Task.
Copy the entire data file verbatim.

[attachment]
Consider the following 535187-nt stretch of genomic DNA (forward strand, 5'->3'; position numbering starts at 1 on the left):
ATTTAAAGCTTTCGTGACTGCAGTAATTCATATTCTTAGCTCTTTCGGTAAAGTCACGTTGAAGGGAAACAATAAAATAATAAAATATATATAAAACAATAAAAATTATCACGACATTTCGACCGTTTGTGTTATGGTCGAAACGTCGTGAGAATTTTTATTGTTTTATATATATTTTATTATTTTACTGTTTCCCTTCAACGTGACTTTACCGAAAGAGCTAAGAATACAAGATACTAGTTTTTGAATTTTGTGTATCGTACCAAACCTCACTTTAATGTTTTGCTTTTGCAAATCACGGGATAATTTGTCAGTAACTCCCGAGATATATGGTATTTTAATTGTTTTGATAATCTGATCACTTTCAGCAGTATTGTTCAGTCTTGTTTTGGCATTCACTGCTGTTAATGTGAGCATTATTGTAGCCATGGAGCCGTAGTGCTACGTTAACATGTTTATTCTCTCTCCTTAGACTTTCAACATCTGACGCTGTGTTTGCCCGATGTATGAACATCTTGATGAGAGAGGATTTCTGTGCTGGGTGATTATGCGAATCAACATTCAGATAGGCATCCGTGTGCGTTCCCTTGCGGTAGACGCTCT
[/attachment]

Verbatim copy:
Consider the following 535187-nt stretch of genomic DNA (forward strand, 5'->3'; position numbering starts at 1 on the left):
ATTTAAAGCTTTCGTGACTGCAGTAATTCATATTCTTAGCTCTTTCGGTAAAGTCACGTTGAAGGGAAACAATAAAATAATAAAATATATATAAAACAATAAAAATTATCACGACATTTCGACCGTTTGTGTTATGGTCGAAACGTCGTGAGAATTTTTATTGTTTTATATATATTTTATTATTTTACTGTTTCCCTTCAACGTGACTTTACCGAAAGAGCTAAGAATACAAGATACTAGTTTTTGAATTTTGTGTATCGTACCAAACCTCACTTTAATGTTTTGCTTTTGCAAATCACGGGATAATTTGTCAGTAACTCCCGAGATATATGGTATTTTAATTGTTTTGATAATCTGATCACTTTCAGCAGTATTGTTCAGTCTTGTTTTGGCATTCACTGCTGTTAATGTGAGCATTATTGTAGCCATGGAGCCGTAGTGCTACGTTAACATGTTTATTCTCTCTCCTTAGACTTTCAACATCTGACGCTGTGTTTGCCCGATGTATGAACATCTTGATGAGAGAGGATTTCTGTGCTGGGTGATTATGCGAATCAACATTCAGATAGGCATCCGTGTGCGTTCCCTTGCGGTAGACGCTCT